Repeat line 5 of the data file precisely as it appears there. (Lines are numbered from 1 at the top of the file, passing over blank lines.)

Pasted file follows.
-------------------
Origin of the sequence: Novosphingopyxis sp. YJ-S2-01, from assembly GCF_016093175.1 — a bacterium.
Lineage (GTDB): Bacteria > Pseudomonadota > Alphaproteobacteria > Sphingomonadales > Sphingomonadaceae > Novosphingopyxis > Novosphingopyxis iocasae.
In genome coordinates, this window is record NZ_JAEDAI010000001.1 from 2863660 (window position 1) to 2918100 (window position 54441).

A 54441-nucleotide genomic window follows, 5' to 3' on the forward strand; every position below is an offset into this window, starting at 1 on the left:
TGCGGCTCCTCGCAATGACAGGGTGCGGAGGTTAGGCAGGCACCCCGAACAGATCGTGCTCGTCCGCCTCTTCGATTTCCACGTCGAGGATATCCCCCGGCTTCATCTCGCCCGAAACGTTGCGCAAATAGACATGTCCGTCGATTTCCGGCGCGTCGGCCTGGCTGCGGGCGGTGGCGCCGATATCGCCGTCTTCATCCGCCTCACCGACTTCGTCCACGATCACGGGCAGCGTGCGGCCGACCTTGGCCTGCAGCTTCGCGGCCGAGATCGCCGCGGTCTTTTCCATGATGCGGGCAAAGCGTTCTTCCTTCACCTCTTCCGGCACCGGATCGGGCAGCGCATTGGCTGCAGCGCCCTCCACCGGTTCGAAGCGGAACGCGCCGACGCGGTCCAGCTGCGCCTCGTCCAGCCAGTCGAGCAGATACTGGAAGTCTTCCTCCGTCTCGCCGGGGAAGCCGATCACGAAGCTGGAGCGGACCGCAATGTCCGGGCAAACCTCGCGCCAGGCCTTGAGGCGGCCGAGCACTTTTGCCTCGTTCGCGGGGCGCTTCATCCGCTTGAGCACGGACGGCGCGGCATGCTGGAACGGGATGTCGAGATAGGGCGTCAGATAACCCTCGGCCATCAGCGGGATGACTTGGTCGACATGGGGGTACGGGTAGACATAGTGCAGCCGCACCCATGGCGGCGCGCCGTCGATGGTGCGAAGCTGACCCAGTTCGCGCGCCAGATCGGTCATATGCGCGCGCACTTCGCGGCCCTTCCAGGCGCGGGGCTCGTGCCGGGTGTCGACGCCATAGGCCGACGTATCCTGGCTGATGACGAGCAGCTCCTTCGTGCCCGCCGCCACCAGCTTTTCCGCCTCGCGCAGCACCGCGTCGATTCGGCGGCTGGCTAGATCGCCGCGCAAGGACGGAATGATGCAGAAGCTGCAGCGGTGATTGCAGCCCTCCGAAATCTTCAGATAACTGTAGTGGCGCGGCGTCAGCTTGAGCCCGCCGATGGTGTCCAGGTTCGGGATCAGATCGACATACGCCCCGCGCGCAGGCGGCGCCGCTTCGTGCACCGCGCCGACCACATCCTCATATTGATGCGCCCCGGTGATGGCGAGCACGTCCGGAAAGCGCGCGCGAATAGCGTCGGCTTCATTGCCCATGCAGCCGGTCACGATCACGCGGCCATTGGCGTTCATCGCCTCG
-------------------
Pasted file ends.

TGCGGCTCCTCGCAATGACAGGGTGCGGAGGTTAGGCAGGCACCCCGAACAGATCGTGCTCGTCCGCCTCTTCGATTTCCACGTCGAGGATATCCCCCGGCTTCATCTCGCCCGAAACGTTGCGCAAATAGACATGTCCGTCGATTTCCGGCGCGTCGGCCTGGCTGCGGGCGGTGGCGCCGATATCGCCGTCTTCATCCGCCTCACCGACTTCGTCCACGATCACGGGCAGCGTGCGGCCGACCTTGGCCTGCAGCTTCGCGGCCGAGATCGCCGCGGTCTTTTCCATGATGCGGGCAAAGCGTTCTTCCTTCACCTCTTCCGGCACCGGATCGGGCAGCGCATTGGCTGCAGCGCCCTCCACCGGTTCGAAGCGGAACGCGCCGACGCGGTCCAGCTGCGCCTCGTCCAGCCAGTCGAGCAGATACTGGAAGTCTTCCTCCGTCTCGCCGGGGAAGCCGATCACGAAGCTGGAGCGGACCGCAATGTCCGGGCAAACCTCGCGCCAGGCCTTGAGGCGGCCGAGCACTTTTGCCTCGTTCGCGGGGCGCTTCATCCGCTTGAGCACGGACGGCGCGGCATGCTGGAACGGGATGTCGAGATAGGGCGTCAGATAACCCTCGGCCATCAGCGGGATGACTTGGTCGACATGGGGGTACGGGTAGACATAGTGCAGCCGCACCCATGGCGGCGCGCCGTCGATGGTGCGAAGCTGACCCAGTTCGCGCGCCAGATCGGTCATATGCGCGCGCACTTCGCGGCCCTTCCAGGCGCGGGGCTCGTGCCGGGTGTCGACGCCATAGGCCGACGTATCCTGGCTGATGACGAGCAGCTCCTTCGTGCCCGCCGCCACCAGCTTTTCCGCCTCGCGCAGCACCGCGTCGATTCGGCGGCTGGCTAGATCGCCGCGCAAGGACGGAATGATGCAGAAGCTGCAGCGGTGATTGCAGCCCTCCGAAATCTTCAGATAACTGTAGTGGCGCGGCGTCAGCTTGAGCCCGCCGATGGTGTCCAGGTTCGGGATCAGATCGACATACGCCCCGCGCGCAGGCGGCGCCGCTTCGTGCACCGCGCCGACCACATCCTCATATTGATGCGCCCCGGTGATGGCGAGCACGTCCGGAAAGCGCGCGCGAATAGCGTCGGCTTCATTGCCCATGCAGCCGGTCACGATCACGCGGCCATTGGCGTTCATCGCCTCG